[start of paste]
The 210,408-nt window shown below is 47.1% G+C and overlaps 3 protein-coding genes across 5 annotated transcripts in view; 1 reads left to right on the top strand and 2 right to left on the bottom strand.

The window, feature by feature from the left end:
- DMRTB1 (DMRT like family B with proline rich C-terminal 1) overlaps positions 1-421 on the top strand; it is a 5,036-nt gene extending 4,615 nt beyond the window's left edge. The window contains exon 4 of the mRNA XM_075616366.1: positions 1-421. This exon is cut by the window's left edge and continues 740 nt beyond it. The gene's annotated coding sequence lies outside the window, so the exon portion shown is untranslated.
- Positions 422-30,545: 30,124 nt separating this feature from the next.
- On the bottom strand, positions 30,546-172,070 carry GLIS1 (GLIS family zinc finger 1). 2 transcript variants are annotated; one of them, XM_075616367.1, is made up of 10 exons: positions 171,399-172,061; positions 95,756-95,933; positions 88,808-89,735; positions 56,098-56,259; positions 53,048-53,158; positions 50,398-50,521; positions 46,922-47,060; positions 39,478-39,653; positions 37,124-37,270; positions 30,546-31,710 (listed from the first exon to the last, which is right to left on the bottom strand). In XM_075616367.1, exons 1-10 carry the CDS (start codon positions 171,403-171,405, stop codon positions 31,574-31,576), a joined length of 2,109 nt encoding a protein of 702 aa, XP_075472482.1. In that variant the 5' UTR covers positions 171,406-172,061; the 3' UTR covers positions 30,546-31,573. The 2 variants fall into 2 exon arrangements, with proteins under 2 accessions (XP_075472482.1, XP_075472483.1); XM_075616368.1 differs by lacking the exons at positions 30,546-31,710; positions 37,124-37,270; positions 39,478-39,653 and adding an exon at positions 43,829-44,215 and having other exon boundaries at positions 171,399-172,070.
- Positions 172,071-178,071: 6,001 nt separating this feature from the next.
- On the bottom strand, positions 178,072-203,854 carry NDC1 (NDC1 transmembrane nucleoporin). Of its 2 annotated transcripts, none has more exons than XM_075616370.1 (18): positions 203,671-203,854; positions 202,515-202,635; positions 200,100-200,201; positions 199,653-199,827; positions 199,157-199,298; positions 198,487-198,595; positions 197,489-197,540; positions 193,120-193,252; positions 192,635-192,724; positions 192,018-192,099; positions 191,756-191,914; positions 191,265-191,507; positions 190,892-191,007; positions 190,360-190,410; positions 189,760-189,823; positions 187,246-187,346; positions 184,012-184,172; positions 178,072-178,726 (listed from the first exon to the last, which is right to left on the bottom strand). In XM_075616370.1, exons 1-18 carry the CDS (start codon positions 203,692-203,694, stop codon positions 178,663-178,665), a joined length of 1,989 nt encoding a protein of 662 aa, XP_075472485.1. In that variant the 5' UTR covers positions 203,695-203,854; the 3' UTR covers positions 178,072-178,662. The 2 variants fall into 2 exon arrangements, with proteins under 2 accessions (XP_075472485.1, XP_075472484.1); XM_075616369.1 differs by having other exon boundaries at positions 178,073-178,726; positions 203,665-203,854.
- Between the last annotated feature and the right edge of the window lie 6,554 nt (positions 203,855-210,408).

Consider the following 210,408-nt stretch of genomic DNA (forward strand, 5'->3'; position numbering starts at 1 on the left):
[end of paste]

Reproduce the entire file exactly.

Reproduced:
The 210,408-nt window shown below is 47.1% G+C and overlaps 3 protein-coding genes across 5 annotated transcripts in view; 1 reads left to right on the top strand and 2 right to left on the bottom strand.

The window, feature by feature from the left end:
- DMRTB1 (DMRT like family B with proline rich C-terminal 1) overlaps positions 1-421 on the top strand; it is a 5,036-nt gene extending 4,615 nt beyond the window's left edge. The window contains exon 4 of the mRNA XM_075616366.1: positions 1-421. This exon is cut by the window's left edge and continues 740 nt beyond it. The gene's annotated coding sequence lies outside the window, so the exon portion shown is untranslated.
- Positions 422-30,545: 30,124 nt separating this feature from the next.
- On the bottom strand, positions 30,546-172,070 carry GLIS1 (GLIS family zinc finger 1). 2 transcript variants are annotated; one of them, XM_075616367.1, is made up of 10 exons: positions 171,399-172,061; positions 95,756-95,933; positions 88,808-89,735; positions 56,098-56,259; positions 53,048-53,158; positions 50,398-50,521; positions 46,922-47,060; positions 39,478-39,653; positions 37,124-37,270; positions 30,546-31,710 (listed from the first exon to the last, which is right to left on the bottom strand). In XM_075616367.1, exons 1-10 carry the CDS (start codon positions 171,403-171,405, stop codon positions 31,574-31,576), a joined length of 2,109 nt encoding a protein of 702 aa, XP_075472482.1. In that variant the 5' UTR covers positions 171,406-172,061; the 3' UTR covers positions 30,546-31,573. The 2 variants fall into 2 exon arrangements, with proteins under 2 accessions (XP_075472482.1, XP_075472483.1); XM_075616368.1 differs by lacking the exons at positions 30,546-31,710; positions 37,124-37,270; positions 39,478-39,653 and adding an exon at positions 43,829-44,215 and having other exon boundaries at positions 171,399-172,070.
- Positions 172,071-178,071: 6,001 nt separating this feature from the next.
- On the bottom strand, positions 178,072-203,854 carry NDC1 (NDC1 transmembrane nucleoporin). Of its 2 annotated transcripts, none has more exons than XM_075616370.1 (18): positions 203,671-203,854; positions 202,515-202,635; positions 200,100-200,201; positions 199,653-199,827; positions 199,157-199,298; positions 198,487-198,595; positions 197,489-197,540; positions 193,120-193,252; positions 192,635-192,724; positions 192,018-192,099; positions 191,756-191,914; positions 191,265-191,507; positions 190,892-191,007; positions 190,360-190,410; positions 189,760-189,823; positions 187,246-187,346; positions 184,012-184,172; positions 178,072-178,726 (listed from the first exon to the last, which is right to left on the bottom strand). In XM_075616370.1, exons 1-18 carry the CDS (start codon positions 203,692-203,694, stop codon positions 178,663-178,665), a joined length of 1,989 nt encoding a protein of 662 aa, XP_075472485.1. In that variant the 5' UTR covers positions 203,695-203,854; the 3' UTR covers positions 178,072-178,662. The 2 variants fall into 2 exon arrangements, with proteins under 2 accessions (XP_075472485.1, XP_075472484.1); XM_075616369.1 differs by having other exon boundaries at positions 178,073-178,726; positions 203,665-203,854.
- Between the last annotated feature and the right edge of the window lie 6,554 nt (positions 203,855-210,408).

Consider the following 210,408-nt stretch of genomic DNA (forward strand, 5'->3'; position numbering starts at 1 on the left):